In the titanic clash over California’s Time-of-Use (TOU) rates, the scoreboard now reads Utilities 1, Solar Advocates, 0.
Yesterday, the California Public Utilities Commission (CPUC) decided to allow San Diego Gas & Electric (SDGE) to shift its peak usage time to 4 p.m. to 9 p.m. from 12 p..m. to 6 p.m., leaving solar customers producing energy at an off-peak time. In essence, they would be compensated for less on-peak energy (at higher rates) because the solar PV systems would be producing energy for a much shorter percentage of on-peak time.
In an odd non sequitur, CPUC President Michael Picker talked about the importance of solar to California’s grid and how well it performed earlier this week during the solar eclipse which, it should be noted, did not take place during either the old or the newly approved peak time. So the relevance of how well solar performed during the eclipse is unclear. Then Picker addressed the CPUC’s reasoning behind approving the SDGE shift.
“During hot summer months, our peak period during late afternoons has also changed significantly,” Picker said in a statement. “The best evidence shows that the optimum time to avoid using electricity is now from 4 p.m. to 9 p.m. That’s why we move to shift SDGE’s time of use rate structure to meet that same span of time.”
From the wording of the CPUC press release, it appears the shift came as part of a deal over how SDGE distributed its rates. The release reads in part (emphasis added):
In adopting an uncontested settlement agreement that allocates SDG&E’s revenue among its different customer classes (residential, small business, commercial, industrial), the CPUC also adopted an on-peak TOU period of 4-9 p.m.
While the settlement may have been uncontested, the shift in TOU rates was not. Both the Solar Energy Industries Association (SEIA) and the California Solar Energy Industries Association (CALSEIA) blasted the decision before the ink was even dry on Picker’s signature.
“The commission spent more than a year examining how to develop time-of-use rates for the purpose of ensuring that this once-in-a-generation change to new periods was based on facts,” said Brandon Smithwood, director of California state affairs at SEIA. “Earlier time periods would also help reduce consumption during hours of declining solar generation when the California system operator (CAISO) needs to ramp up gas plants to meet energy needs.”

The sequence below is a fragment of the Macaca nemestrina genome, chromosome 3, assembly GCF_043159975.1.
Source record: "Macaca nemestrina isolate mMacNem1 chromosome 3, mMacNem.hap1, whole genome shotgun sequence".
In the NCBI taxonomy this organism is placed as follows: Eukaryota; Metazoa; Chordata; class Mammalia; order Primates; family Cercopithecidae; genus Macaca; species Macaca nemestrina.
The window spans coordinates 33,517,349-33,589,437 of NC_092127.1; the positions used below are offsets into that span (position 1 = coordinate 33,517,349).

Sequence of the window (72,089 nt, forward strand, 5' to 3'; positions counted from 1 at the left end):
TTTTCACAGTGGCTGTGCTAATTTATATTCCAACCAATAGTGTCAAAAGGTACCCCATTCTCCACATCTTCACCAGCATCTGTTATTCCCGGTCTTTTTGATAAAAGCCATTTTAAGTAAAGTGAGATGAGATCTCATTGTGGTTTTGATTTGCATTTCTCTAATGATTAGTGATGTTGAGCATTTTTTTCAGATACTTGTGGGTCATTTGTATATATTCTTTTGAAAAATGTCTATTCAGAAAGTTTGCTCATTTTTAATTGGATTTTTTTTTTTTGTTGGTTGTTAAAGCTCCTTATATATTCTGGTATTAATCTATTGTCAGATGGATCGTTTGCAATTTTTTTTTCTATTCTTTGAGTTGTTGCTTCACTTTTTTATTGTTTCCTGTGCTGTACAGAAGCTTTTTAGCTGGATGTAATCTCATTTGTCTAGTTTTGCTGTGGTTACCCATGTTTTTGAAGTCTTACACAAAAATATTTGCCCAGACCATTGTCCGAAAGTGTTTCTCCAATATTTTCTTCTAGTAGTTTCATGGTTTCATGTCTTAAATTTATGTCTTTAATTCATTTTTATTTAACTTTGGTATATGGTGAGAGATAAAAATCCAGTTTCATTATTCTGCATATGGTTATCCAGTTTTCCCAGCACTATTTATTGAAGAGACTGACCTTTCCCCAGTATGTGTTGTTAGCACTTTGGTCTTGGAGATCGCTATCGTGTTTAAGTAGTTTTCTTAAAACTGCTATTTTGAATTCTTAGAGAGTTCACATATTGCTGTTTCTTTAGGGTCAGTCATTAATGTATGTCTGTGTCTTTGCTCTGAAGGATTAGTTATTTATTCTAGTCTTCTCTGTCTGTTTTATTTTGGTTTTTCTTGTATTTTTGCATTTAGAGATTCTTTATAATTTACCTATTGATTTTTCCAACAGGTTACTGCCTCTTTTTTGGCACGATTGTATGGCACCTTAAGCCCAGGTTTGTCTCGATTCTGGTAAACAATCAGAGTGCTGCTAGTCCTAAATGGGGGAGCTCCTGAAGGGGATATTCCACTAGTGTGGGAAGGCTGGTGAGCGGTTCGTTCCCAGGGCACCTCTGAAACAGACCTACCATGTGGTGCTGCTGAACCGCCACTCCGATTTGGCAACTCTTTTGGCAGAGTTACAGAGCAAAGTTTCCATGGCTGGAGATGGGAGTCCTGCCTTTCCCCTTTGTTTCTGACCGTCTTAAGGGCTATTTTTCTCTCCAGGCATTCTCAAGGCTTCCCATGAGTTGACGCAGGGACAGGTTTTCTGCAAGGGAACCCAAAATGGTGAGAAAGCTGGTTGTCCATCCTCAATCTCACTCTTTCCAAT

“The Commission has decided not to apply its new TOU methodology in this rate case,” said Brad Heavner, policy director for CALSEIA. “It is shocking that the Commission purposefully avoided considering data that was solidly on the record.”
The process surrounding this decision has been mired in controversy. Initially, the proposed TOU rate shift was expected to be to 3 p.m. to 9 p.m., but three days before the originally planned vote on SDGE’s proposal, the CPUC appeared to shift the start time to 4 p.m. at the behest of the utility. Then, in response to strong pressure from the solar industry, the CPUC delayed the vote until yesterday, when they approved the shift.
Solar advocates worry the decision will set a precedent for other TOU rate proposals from the state’s other utilities, which could further harm a solar industry in some turmoil from a switch to Net Metering 2.0 as well as mandatory TOU rates.